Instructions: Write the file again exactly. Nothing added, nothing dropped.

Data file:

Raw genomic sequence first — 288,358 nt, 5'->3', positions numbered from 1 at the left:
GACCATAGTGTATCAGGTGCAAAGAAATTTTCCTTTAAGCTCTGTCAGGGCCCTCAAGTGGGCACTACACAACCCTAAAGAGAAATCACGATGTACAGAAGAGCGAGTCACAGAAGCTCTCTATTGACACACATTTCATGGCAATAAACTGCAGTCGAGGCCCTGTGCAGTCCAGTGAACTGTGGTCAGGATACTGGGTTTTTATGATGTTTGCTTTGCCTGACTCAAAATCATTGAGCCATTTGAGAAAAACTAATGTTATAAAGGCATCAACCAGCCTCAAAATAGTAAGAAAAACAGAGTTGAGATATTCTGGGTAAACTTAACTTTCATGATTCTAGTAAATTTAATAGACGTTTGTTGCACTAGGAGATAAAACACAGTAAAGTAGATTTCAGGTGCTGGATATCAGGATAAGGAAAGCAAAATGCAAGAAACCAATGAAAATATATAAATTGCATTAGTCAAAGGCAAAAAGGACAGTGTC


Raw genomic sequence first — 288,358 nt, 5'->3', positions numbered from 1 at the left:
GACCATAGTGTATCAGGTGCAAAGAAATTTTCCTTTAAGCTCTGTCAGGGCCCTCAAGTGGGCACTACACAACCCTAAAGAGAAATCACGATGTACAGAAGAGCGAGTCACAGAAGCTCTCTATTGACACACATTTCATGGCAATAAACTGCAGTCGAGGCCCTGTGCAGTCCAGTGAACTGTGGTCAGGATACTGGGTTTTTATGATGTTTGCTTTGCCTGACTCAAAATCATTGAGCCATTTGAGAAAAACTAATGTTATAAAGGCATCAACCAGCCTCAAAATAGTAAGAAAAACAGAGTTGAGATATTCTGGGTAAACTTAACTTTCATGATTCTAGTAAATTTAATAGACGTTTGTTGCACTAGGAGATAAAACACAGTAAAGTAGATTTCAGGTGCTGGATATCAGGATAAGGAAAGCAAAATGCAAGAAACCAATGAAAATATATAAATTGCATTAGTCAAAGGCAAAAAGGACAGTGTC